Environment America Research & Policy Center. March 26, 2013.
The Regional Greenhouse Gas Initiative (RGGI) is a central strategy in the Northeastern states’ efforts to protect the region from global warming. The program, which took effect in 2009, has succeeded in cutting carbon dioxide emissions and demonstrating the effectiveness of cap-and-trade as a global warming solution while helping to sustain a growing regional economy. Now, nine Northeastern states are considering strengthening RGGI to drive additional reductions in global warming pollution. Strengthening RGGI would be a “win-win” for the Northeast, making an important contribution toward protecting the region from global warming while speeding the transition to a clean energy future. [Note: contains copyrighted material].
Center for American Progress. March 7, 2013.
In the past several years, small groups of some of the world’s largest carbon polluters have joined forces to reduce their greenhouse gas emissions as part of their overall efforts to slow the pace of dangerous global warming. These efforts include the G20 leaders’ 2009 pledge to phase out fossil-fuel subsidies; the launch of a number of efforts on clean energy cooperation through the global Clean Energy Ministerial starting in 2010; and the creation of the Climate and Clean Air Coalition to Reduce Short-Lived Climate Pollutants a year ago, which started with six nations and has now grown to 27 countries plus the European Union. The report propose that the 17 parties in the Major Economies Forum, the U.S.-led coalition of the world’s largest carbon emitters, set a target of generating 40 percent of their electricity from zero-carbon sources by 2035, the “40×35″ target. [Note: contains copyrighted material].
http://www.americanprogress.org/wp-content/uploads/2013/03/40x35ZeroCarbonBrief-2.pdf [PDF format, 19 pages].
Congressional Research Service, Library of Congress. February 14, 2013.
On October 15, 2012, the Obama Administration took a major step toward reducing greenhouse gas (GHG) emissions from motor vehicles when it promulgated GHG emission standards for model year 2017-2025 light duty vehicles. Under the standards, GHG emissions from new cars and light trucks will be reduced about 50% by 2025 compared to 2010, and average fuel economy standards will rise to nearly 50 miles per gallon. EPA had previously set GHG emission standards for MY2012-2016 vehicles as well as for 2014-2018 model year medium- and heavy-duty trucks. These steps have been taken as the Congress (particularly the House) and the Administration have reached an impasse over climate issues. The Administration has made clear that its preference would be for Congress to address the climate issue through new legislation. Nevertheless, in the wake of a 2007 Supreme Court decision, it has moved forward on several fronts to define how the Clean Air Act (CAA) will be used and to promulgate regulations. The key to using the CAA’s authority to control greenhouse gases was for the EPA Administrator to find that GHG emissions are air pollutants that endanger public health or welfare.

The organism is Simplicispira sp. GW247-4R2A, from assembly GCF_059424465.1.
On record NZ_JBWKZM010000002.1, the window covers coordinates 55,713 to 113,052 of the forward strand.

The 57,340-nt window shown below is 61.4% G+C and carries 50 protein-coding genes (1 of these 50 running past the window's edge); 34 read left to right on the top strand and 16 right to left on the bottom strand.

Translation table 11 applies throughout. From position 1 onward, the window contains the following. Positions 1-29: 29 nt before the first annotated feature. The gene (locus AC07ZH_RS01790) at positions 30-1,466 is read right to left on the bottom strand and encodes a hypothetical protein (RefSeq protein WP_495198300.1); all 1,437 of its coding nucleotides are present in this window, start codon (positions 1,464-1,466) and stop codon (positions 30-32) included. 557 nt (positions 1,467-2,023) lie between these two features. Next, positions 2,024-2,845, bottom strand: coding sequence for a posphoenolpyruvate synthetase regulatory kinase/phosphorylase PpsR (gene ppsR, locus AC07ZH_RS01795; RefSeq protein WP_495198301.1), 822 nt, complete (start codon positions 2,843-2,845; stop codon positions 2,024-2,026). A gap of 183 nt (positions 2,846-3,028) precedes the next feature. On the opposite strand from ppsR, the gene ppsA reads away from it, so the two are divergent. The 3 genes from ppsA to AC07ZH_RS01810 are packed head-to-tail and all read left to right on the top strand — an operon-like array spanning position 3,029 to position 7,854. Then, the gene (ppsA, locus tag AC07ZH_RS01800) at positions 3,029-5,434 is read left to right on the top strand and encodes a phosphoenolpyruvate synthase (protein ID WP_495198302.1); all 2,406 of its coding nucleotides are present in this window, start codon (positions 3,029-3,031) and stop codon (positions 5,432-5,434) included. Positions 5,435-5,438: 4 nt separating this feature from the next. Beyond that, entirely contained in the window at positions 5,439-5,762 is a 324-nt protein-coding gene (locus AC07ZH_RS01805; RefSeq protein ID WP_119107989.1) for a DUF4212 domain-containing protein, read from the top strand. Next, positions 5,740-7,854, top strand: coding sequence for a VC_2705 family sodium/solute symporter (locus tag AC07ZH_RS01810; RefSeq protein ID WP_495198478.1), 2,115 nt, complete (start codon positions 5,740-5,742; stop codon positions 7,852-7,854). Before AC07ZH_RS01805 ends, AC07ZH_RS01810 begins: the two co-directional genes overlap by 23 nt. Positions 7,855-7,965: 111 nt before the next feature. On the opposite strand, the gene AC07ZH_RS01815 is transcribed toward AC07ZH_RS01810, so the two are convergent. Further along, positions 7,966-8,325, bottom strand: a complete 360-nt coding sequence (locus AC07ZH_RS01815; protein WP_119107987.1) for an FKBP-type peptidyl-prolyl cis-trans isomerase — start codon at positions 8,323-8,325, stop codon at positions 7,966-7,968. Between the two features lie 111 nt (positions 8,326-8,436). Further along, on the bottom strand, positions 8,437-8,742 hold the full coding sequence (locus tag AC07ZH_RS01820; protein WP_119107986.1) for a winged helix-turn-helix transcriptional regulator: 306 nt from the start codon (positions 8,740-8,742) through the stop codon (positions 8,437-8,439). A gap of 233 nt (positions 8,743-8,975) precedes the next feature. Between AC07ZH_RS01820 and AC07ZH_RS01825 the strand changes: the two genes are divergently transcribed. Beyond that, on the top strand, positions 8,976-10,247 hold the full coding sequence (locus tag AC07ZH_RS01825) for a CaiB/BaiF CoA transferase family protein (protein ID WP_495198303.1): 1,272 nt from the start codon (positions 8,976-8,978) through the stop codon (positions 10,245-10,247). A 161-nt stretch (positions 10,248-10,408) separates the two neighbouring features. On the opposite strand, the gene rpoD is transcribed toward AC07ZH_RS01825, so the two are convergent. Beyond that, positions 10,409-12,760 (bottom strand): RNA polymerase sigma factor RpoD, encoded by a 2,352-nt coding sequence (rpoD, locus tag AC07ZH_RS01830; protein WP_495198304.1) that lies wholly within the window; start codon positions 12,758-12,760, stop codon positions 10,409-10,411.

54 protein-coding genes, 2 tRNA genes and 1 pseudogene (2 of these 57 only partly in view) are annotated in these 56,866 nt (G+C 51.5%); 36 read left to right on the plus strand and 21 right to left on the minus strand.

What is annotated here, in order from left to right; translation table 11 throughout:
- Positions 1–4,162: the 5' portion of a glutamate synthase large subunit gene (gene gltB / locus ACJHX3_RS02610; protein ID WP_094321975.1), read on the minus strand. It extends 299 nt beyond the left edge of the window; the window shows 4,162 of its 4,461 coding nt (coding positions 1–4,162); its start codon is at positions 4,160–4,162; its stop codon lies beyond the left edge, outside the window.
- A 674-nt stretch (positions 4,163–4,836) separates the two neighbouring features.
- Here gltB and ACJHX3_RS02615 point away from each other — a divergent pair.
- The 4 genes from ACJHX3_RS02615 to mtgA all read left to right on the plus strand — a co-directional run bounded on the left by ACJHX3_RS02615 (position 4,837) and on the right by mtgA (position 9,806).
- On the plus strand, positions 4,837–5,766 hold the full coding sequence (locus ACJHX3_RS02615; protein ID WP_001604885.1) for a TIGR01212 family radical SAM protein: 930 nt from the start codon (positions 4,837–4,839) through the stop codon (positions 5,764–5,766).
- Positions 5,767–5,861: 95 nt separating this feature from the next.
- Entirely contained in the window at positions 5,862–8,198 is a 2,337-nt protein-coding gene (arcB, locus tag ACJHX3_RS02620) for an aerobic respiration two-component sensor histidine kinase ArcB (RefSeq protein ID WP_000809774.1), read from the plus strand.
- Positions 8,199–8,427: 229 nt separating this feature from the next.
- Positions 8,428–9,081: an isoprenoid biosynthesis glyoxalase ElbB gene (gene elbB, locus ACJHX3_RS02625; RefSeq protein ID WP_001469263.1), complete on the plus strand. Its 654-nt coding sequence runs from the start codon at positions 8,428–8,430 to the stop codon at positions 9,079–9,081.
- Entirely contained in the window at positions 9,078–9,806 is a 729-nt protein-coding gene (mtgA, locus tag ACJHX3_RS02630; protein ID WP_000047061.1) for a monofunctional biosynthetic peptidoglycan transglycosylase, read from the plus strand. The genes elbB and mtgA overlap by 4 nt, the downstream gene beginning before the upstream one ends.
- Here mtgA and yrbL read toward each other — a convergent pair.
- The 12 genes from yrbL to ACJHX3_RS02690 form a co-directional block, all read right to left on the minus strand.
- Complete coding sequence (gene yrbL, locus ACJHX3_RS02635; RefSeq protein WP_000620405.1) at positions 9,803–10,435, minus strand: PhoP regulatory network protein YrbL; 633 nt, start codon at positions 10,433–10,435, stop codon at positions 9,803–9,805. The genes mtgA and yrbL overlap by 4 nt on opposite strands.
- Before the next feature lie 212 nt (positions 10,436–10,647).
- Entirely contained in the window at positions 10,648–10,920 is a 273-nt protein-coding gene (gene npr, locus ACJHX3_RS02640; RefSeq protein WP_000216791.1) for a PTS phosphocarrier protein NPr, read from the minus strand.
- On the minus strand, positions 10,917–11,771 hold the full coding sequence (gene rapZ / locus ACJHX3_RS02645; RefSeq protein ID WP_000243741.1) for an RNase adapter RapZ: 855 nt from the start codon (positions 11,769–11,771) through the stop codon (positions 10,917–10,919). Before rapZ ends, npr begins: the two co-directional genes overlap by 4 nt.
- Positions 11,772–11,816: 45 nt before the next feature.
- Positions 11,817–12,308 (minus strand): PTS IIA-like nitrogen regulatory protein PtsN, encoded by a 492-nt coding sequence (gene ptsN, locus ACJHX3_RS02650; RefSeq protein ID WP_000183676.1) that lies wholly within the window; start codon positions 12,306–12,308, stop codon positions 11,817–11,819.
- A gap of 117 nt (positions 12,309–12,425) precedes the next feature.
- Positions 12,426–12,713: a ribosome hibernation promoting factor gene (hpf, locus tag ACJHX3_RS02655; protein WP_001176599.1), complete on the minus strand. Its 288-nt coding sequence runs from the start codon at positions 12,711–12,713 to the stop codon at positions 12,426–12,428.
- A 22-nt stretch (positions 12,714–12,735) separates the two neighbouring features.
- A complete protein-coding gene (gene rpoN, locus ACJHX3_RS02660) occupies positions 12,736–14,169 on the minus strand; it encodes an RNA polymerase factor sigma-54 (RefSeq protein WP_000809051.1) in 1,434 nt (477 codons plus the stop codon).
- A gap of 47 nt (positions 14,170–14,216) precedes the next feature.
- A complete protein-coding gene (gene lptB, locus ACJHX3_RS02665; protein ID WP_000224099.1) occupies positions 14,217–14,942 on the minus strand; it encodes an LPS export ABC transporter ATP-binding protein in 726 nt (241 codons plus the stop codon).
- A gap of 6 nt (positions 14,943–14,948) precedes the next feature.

http://www.fas.org/sgp/crs/misc/R40506.pdf [PDF format, 22 pages].
RAND Corporation. January 30, 2013.
Methane emissions account for approximately one-third of anthropogenic climate forcing, or the heat-trapping effect of greenhouse gas emissions. Reducing methane emissions has increasingly become a goal for governments concerned about climate change. Because of the value of methane as a fuel (it is the main component of natural gas), consumers and producers have been interested in both the economic value and the environmental benefits of reducing methane emissions. This report evaluates U.S. Department of State (DoS) support for the Global Methane Initiative (GMI). GMI is an international partnership program that promotes costeffective methane recovery and use by supporting public- and private-sector emissions reduction efforts. DoS—specifically, its Bureau of Oceans and International Environmental and Scientific Affairs (OES) and Office of Global Change (EGC)—has supplied funding to GMI totaling $27 million between fiscal years 2006 and 2010 and requested an evaluation of the activities and outcomes that it supported in whole or in part during that period. [Note: contains copyrighted material].
http://www.rand.org/content/dam/rand/pubs/technical_reports/TR1200/TR1250/RAND_TR1250.pdf [PDF format, 100 pages].
Congressional Research Service. January 2, 2013.
Climate change policies at both the national and international levels have traditionally focused on measures to mitigate greenhouse gas (GHG) emissions and to adapt to the actual or anticipated impacts of changes in the climate. As a participant in several international agreements on climate change, the U.S. has joined with other nations to express concern about climate change. However, in the absence of a national climate change policy, some recent technological advances and hypotheses, generally referred to as “geoengineering” technologies, have created alternatives to these traditional approaches. If deployed, these new technologies could modify the Earth’s climate on a large scale. Moreover, these new technologies may become available to foreign governments and entities in the private sector to use unilaterally–without authorization from the U.S. government or an international treaty–as was done in the summer of 2012 when an American citizen conducted an ocean fertilization experiment off the coast of Canada.
http://www.fas.org/sgp/crs/misc/R41371.pdf [PDF format, 43 pages].